In fact, some IDE tools support real-time linting, which means they can evaluate code as developers write it to catch issues such as syntax mistakes.

Code linting tools

There are hundreds of code linting tools -- also called linters -- available. They can be categorized based on the following characteristics:

  • Which language they support. Most linting tools only work with a specific programming language, so find a tool that supports the appropriate language.
  • Which types of linting they perform. Some tools are designed for specific linting functions, such as stylistic code analysis. Others aim to be general-purpose and identify a range of defects in source code.
  • Where they run. Some linters are standalone tools that developers can run directly from the command line, while others integrate into IDEs.
  • When they run. Most linting tools are designed to work only when developers actively run the tools. However, some can lint in real time, identifying coding issues as new code appears on the screen. To lint in real time, the tools must integrate into the IDE where developers write code.

To choose a suitable linting tool, consider the factors laid out above. If development teams like the idea of linting right from the IDE, for example, they will benefit from a linter that integrates with their IDE. If teams want to separate linting from other code development processes, a standalone tool would be the more appropriate option.

There are hundreds of linting tools out there. The following is a list of some of the most popular linters for widely used programming languages:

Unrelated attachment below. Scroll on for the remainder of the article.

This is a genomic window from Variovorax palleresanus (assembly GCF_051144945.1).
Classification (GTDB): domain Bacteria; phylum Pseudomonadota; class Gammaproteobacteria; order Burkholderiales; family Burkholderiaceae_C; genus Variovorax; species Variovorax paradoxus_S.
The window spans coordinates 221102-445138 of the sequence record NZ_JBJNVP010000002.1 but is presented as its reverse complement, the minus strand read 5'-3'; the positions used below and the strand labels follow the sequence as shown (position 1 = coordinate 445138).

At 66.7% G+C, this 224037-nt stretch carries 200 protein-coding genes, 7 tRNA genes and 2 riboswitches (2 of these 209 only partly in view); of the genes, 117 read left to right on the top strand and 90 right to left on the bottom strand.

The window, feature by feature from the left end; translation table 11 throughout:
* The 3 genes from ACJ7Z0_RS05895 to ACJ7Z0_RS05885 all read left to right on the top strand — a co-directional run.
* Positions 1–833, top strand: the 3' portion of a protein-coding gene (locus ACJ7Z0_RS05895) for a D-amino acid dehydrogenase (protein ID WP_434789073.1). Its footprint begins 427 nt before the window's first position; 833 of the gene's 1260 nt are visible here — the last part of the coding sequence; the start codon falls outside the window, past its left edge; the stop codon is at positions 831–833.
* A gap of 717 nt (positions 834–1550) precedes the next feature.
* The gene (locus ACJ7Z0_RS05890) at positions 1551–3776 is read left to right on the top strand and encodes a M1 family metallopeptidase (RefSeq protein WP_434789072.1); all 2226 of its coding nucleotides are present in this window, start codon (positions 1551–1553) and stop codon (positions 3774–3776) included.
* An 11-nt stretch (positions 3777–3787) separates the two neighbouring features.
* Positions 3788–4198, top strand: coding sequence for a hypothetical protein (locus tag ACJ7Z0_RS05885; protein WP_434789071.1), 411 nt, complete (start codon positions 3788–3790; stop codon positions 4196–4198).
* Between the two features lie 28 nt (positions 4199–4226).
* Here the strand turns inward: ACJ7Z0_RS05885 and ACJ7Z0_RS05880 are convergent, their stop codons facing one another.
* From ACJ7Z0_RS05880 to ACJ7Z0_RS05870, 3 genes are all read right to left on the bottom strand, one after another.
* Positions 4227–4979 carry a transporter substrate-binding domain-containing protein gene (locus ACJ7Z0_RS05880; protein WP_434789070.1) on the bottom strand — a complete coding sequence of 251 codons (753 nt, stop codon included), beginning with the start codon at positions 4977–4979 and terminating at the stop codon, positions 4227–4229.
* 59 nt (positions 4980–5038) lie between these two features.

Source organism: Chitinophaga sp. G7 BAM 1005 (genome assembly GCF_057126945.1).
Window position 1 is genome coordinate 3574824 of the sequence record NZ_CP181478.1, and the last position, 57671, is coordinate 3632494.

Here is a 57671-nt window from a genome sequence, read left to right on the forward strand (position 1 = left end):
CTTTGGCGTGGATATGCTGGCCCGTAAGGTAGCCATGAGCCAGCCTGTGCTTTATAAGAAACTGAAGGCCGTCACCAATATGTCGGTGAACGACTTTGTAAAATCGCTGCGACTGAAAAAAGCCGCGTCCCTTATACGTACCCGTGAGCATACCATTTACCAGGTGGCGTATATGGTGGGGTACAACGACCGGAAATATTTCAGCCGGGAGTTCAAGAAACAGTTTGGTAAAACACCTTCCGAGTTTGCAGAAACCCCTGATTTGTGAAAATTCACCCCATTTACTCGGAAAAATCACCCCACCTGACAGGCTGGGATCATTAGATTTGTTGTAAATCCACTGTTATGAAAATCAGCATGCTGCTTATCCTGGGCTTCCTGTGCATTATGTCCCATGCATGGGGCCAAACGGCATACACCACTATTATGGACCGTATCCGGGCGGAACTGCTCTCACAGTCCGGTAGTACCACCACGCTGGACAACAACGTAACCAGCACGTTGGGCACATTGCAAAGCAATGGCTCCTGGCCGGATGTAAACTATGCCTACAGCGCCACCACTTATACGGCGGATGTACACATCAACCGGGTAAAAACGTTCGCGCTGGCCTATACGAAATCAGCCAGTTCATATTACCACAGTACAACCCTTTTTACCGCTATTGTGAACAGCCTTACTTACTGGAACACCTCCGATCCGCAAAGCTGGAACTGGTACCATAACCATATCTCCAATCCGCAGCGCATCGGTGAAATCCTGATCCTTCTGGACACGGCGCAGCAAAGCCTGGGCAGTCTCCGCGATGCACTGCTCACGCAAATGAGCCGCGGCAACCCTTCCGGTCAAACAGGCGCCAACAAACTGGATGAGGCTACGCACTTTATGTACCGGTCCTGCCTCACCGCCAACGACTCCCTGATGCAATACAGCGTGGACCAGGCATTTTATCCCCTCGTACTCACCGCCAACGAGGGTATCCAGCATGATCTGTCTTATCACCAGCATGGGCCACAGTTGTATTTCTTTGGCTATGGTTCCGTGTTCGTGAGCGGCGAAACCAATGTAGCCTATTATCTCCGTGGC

• Pylint, a source code analysis tool for Python code.
  • Cppcheck, which can perform linting on both C and C++ code.
  • Golint, a popular linter for code written in Golang.
  • Clippy, a linter for Rust code.
  • Checkstyle, a widely used Java code linting tool.

Code linting best practices

Code linting can significantly improve code quality and consistency. To get the most value from linting, developers should consider practices such as the following:

  • Automate linting as part of the SDLC. Rather than linting on an ad hoc basis, automate the process, and integrate it into the software development workflow so that it occurs regularly and systematically.
  • Use linting to improve coding practices. Identify the types of code problems that the linting process reveals repeatedly, and then take proactive steps to avoid them. The goal is to use linting to improve development practices, not just to fix repeated mistakes.
  • Perform multiple types of linting. There are multiple types of issues that linters can detect. Ideally, make the linting process as broad as possible by checking for stylistic issues, code consistency issues, potential bugs and any other deficiencies that linters can surface.
  • Lint all types of code. Although linting is most commonly used to improve code written in programming languages, use linting to check for issues in markdown code, configuration code and most other types of code. The more types of code covered, the more value organizations can derive from linting.

Chris Tozzi, senior editor of content and a DevOps analyst at Fixate IO, has worked as a journalist and Linux systems administrator with particular interest in open source Agile infrastructure and networking.

Dig Deeper on Software development lifecycle

Cloud Computing
App Architecture